Help choosing between assisted living and staying home

Seniors considering a choice between entering an assisted living facility or staying in their homes should honestly assess their needs before making a decision.

That’s the advice of area experts who work in assisted living facilities and home-care services.

Janice Harris, admissions director at Pickersgill Retirement Community in Towson, said finances may be one of the first areas to consider – examining the cost of additional services in the home such as housekeeping, meal preparation, transportation and safety and security adaptation.

“Compare these cost factors to the monthly fee in the assisted living facility,” Harris said.

Those considering assisted living facilities should factor in affordability, she said, looking at whether they can pay the monthly costs over their life expectancy and asking what would happen if they ran out of money.

“Examine the level of assistance each home can provide as you age in place,” she said. “Will you eventually need to make another move? Is there a nurse on call 24 hours a day for emergency situations?”

Lynn Berberich, owner of BrightStar Healthcare of Baltimore City/County, said housekeeping, assistance in bathrooms, social interaction and safety features should all be considered.

“Look at the reputation of the provider and their licensing,” she said. “If you are looking at in-home care and need the support of an agency, recognize not all agencies are the same. Cheaper is not better.”

Berberich noted that agencies should have a Residential Services Agency license from the state. The caregivers should be employees of the agency and not contractors, she said.

“If you use a contractor, the family is responsible if the caregiver is injured and needs to get a rider on their homeowner’s or renter’s insurance,” she explained. “If you use an agency that has employees, you know that taxes are being paid.”

An agency with employees will have a different level of supervision than a company that uses independent contractors, Berberich said.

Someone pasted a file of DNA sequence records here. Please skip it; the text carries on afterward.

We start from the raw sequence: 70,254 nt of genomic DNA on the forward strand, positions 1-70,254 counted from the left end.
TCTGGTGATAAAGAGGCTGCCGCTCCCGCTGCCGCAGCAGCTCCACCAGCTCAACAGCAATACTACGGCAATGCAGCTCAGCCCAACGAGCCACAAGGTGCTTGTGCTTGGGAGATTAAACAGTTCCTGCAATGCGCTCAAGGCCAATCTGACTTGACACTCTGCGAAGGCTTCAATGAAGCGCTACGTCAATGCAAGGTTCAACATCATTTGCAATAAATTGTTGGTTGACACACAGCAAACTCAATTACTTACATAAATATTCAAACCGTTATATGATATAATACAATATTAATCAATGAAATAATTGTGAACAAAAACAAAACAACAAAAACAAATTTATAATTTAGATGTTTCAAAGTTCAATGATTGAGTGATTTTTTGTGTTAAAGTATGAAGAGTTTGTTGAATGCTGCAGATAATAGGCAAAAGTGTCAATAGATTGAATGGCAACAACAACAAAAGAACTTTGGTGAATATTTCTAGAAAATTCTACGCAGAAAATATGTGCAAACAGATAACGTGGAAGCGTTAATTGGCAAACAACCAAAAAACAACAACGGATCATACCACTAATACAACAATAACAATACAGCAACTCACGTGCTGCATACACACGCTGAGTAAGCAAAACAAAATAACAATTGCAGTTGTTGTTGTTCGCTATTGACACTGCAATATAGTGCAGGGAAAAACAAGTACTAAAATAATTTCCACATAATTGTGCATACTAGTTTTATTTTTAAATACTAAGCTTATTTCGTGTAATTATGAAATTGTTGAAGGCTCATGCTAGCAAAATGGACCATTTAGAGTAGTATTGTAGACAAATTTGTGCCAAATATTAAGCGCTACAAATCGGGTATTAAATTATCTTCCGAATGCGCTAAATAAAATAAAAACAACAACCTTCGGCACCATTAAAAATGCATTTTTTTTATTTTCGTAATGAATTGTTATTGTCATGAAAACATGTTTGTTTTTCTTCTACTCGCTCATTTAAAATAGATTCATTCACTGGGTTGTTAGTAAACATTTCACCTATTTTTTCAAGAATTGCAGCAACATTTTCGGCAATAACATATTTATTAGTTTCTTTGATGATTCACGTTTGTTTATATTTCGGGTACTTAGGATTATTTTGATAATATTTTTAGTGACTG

There are groups that provide a range of resources to help people age in place. Berberich noted that the Baltimore National Aging in Place Council has members that provide everything from in-home nursing care to in-home veterinary service, in-home podiatry, home renovation, handyman services, home pharmacy service and financial planning or legal resources.

If a person wants to stay at home, he or she should examine the house’s physical components, she said.

“The Baltimore National Aging in Place Council has architects that can plan home renovations to make your house handicapped accessible – wider doorways, ramps, bathrooms and bedrooms on the main floor,” she said. “Look at the bathroom. Is it easy and safe to get in and out of the shower and bath? Are there grips to prevent falling in the bathroom? Is the toilet the right height? Are there lights that make it easy to see to get to the bathroom at night?”

Berberich noted that people often look at the quality of the furniture, interior design and the size of rooms when exploring assisted living facilities.

“More important,” she said, “are things like, is it easy to get in the shower without having to step over a lip? Is the bathroom convenient to the bed and easily accessible? What is the atmosphere and sense of community?”

If a loved one has dementia, family members should consider whether the entire facility is designed with their needs in mind or if they will be restricted to a specific floor or hall, she said.

Phil Golden, director and principal of Springwell Senior Living in Mount Washington, said socialization is another key factor.

“To me, this is one of the most powerful benefits of assisted living – the interaction of the new resident with other residents who they potentially share a lot in common and with staff who go out of their way to help a newcomer integrate and feel part of a community,” he said.

Though there can be a good one-on-one relationship with a home care provider, Golden believes it can be more difficult to establish a sense of community.

“Where there is neither, the senior can decline both physically and mentally if their only source of socialization is with TV characters,” Golden said.

Catholic Review

Catholic Review

The Catholic Review is the official publication of the Archdiocese of Baltimore.